The novel coronavirus has now killed more than 747,000 people worldwide.
Over 20.5 million people across the globe have been diagnosed with COVID-19, the disease caused by the new respiratory virus, according to data compiled by the Center for Systems Science and Engineering at Johns Hopkins University. The actual numbers are believed to be much higher due to testing shortages, many unreported cases and suspicions that some national governments are hiding or downplaying the scope of their outbreaks.
Since the first cases were detected in China in December, the United States has become the worst-affected country, with more than 5.1 million diagnosed cases and at least 165,934 deaths.
- 2December 26, 2020
Here's how the news is developing. All times Eastern. Please refresh this page for updates.
10:10 p.m.: Colorado extends mask mandate
Colorado's mask mandate, which was set to expire this weekend, has now been extended.
Gov. Jared Polis put the policy into place for 30 days starting at midnight on July 16. The mandate requires everyone 11 years and older to wear a mask in public indoor spaces and on public transit or a non-private vehicle, such as taxi or ride-share.
"Our data has shown that mask wearing has contributed to our great success thus far in reducing the spread of the virus and helping more and more of our economy re-open rapidly including our schools," Polis said in a statement to ABC News. "Therefore we expect the mask order to stay in place and support localized efforts to continue mask wearing and raise awareness about the importance of avoiding large groups. Masks and social distancing continue protecting the lives of Coloradans during this pandemic."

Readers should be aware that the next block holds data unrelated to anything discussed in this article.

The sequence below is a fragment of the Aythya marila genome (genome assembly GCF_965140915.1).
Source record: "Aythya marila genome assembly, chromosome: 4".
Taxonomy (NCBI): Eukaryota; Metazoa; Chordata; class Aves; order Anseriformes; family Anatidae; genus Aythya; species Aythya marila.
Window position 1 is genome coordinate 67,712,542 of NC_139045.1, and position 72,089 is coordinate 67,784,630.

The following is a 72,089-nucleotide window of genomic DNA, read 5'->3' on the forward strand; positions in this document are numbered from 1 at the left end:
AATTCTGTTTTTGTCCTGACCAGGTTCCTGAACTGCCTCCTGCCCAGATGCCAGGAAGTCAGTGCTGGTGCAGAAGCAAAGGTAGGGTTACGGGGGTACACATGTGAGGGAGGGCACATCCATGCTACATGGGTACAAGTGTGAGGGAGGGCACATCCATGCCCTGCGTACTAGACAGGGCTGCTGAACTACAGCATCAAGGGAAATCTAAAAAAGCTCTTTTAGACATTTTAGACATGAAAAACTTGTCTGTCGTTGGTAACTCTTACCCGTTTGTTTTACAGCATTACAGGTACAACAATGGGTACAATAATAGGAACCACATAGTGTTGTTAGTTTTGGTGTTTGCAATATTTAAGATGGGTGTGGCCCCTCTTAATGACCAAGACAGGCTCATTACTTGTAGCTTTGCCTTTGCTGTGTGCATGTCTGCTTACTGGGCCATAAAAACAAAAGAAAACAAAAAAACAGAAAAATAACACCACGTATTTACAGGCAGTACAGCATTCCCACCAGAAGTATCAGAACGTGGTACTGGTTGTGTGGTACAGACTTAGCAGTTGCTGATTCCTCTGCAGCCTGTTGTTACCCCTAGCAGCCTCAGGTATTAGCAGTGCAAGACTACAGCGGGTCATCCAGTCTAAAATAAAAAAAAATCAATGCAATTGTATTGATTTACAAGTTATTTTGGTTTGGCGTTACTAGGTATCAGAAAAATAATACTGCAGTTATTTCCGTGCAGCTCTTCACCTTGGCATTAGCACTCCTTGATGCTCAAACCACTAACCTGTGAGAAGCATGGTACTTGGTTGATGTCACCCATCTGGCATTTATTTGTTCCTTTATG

After rising through June and July, cases have been decreasing in Colorado in August. After initial heights in April, the cases grew to a high of 870 cases during a second wave on July 27. The state reported just 215 cases on Aug. 11.
9:51 p.m.: AMC to reopen some theaters Aug. 20
One of the industries hit hardest by the pandemic has been the film industry as movie theaters across the country have remained shuttered for months.
AMC Theatres announced it will be opening more than 100 theaters on Aug. 20, and then plans to have two-thirds of theaters open by Sept. 3.
"We already have opened more than half of our theatres in Europe and the Middle East, safely and without incident, and will open all by August 26," the company said in a statement, adding the final third of theaters closed in the U.S. will "open after we get further clearance from state and local authorities that it is safe to do so."
The company plans to show first-run films soon after opening, including the new X-Men film "The New Mutants" on Aug. 28, and "Tenet," the much-delayed Christopher Nolan film, on Sept. 3.